I have wondered how long you can go in a planted aquarium before you need to rescape. It is definately less than two years. I know this because that is how long our tank has gone since the last rescape and it is long overdue.
We were blessed with some free time on New Year’s day, 2019 and decided to dive in and makeover the Spec V.
Why (and When) Do You Need to Rescape a Planted Aquarium?
I have previously written an article about how to rescape an aquarium. I won’t rehash the whole thing here, but the high points are basically about the degradation of your substrate, equipment, etc.
Over time, detritus (decomposed organics – looks like dirt) builds up in the substrate of any aquarium, and especially in a planted tank with so much living and dying going on. Also, those that use a clay or dirt based substrate, like the Up Aqua Aquasand that I have been using in our tank since December of 2014, experience a degradation in substrate quality. The individual pieces of hardened clay start to dissolve, and break apart with time (and degrade from plants boring roots into them); as they breakdown they produce more dirt in addition to accumulating detritus. The result of all this, over time, is a tank that is very cloudy and dirty with any disturbance.
Additionally, the substrate becomes deficient in nutrients. Plants are constantly extracting nutrients as they grow. Also, nutrients simply dissolve out of the substrate material and into the water column. Regular plant trimming and water changes remove some of these nutrients permanently.
In a planted tank, you also battle overgrown plants that need to be removed and replanted on a large scale. It’s not only what you see, but what you don’t see – a massive collection of roots that are causing unhealthy competition.
All this causes a need to occasionally break down the entire planted tank and re-aquascape, or ‘rescape’ your tank.
Regarding our tank, I have neglected the tank over the past year, so the issues that normally occur with an old tank have been magnified. Algae has taken over and we are dealing with unhealthy plants from overcrowding.
Aquarium Rescape Process:
I’m in a unique situation (from past tank rescapes) in that I have a new Spec V tank that we are switching to. The old tank that has been in use since 2014 has taken a beating. It is eaten up with algae and has some scratches on the glass. Having a new tank as spare makes the process easier.
I first got out all the aquascaping hardscape materials – some driftwood and some Ohko stone.
I put down one layer of plastic light grid to protect the bottom from the rocks. Then it’s time to play around with different stones and layouts to see what works.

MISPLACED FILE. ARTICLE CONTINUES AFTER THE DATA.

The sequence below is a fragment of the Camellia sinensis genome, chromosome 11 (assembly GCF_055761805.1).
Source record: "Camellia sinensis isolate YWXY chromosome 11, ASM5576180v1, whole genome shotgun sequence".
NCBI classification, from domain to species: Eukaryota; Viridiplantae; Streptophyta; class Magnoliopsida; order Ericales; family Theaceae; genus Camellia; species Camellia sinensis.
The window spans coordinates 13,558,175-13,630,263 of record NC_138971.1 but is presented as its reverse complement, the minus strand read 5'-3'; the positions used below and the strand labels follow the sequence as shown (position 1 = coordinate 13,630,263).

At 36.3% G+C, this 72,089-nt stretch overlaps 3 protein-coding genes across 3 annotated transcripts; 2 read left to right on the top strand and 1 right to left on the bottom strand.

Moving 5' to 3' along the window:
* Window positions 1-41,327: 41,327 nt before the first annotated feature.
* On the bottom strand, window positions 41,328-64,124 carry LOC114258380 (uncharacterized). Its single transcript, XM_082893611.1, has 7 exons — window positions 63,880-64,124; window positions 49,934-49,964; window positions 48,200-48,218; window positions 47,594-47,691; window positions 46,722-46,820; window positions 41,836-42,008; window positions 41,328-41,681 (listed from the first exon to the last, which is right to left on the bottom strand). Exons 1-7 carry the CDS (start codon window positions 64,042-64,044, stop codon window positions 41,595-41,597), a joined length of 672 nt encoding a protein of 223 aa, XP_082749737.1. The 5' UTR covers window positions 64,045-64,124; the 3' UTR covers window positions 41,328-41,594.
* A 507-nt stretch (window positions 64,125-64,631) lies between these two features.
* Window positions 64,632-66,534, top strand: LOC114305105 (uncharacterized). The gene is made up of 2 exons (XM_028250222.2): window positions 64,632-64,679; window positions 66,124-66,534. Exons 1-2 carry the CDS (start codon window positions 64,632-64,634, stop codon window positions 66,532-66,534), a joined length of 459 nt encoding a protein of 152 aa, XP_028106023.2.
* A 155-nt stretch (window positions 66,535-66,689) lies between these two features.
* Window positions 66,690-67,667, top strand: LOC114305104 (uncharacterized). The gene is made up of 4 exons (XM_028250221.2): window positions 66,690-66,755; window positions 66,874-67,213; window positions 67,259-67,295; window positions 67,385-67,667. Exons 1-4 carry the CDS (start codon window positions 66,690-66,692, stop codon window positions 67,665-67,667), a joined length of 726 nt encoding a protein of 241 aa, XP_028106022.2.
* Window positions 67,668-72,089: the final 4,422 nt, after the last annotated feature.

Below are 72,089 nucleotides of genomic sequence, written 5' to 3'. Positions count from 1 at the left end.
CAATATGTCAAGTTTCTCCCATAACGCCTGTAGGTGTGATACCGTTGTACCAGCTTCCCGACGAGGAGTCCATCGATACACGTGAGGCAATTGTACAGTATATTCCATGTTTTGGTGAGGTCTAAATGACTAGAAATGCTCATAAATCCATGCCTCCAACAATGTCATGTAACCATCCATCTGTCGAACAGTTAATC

Aquascaping a nano tank like the Fluval Spec V is challenging. Not a lot of room to play with. I ended up with a single major stone for the aquascape. It seemed that another stone or two would be nice, but real estate is precious and I know that ultimately I will want room for plants, not rocks. At least the one rock is somewhat large scale in this tank. I had one other stone in there that was used to prop up and stabilize the main stone.
I siphoned the water out of the old tank as much as possible, leaving all the critters inside. This includes dozens of red cherry shrimp and a single Green Neon, ‘Uno’.
With most of the water and weight out of the tank, I unplugged everything and simply lifted the tank onto another staging area. I added Seachem Prime dechlorinator and refilled the old tank in it’s temporary location. I plugged in the pump and heater as life support. With the tank setup in a new location, I could take my time getting the new equipment setup.
Setup for the new tank involved first getting it into the new location, taking care to center it properly.
Next, I used a small cup to fill in with new substrate. I am still using Up Aqua Aquasand. Once happy with the level of substrate, I carefully started adding water.
I ended up filling by putting the straight attachment from our DIY Python water changer directly into the filter section. I turned the water on as low as possible and let it overflow into the main display section. If you do this very slowly, the substrate will stay put.
Once full of water, I hooked up all the electronics. The tank is new along with a new pump and filter media. The light (a Finnex Planted+), temperature controller, and automation plugs are the same as we have used previously.
One notable change in equipment is with the CO2 system. I have previously use a diffuser stone inside the display tank to diffuse the CO2 into the water. With the new tank, I have incorporated an inline CO2 diffuser and hidden it in the pump section along with the heater and pump. I’m still testing but hope to be writing about this soon.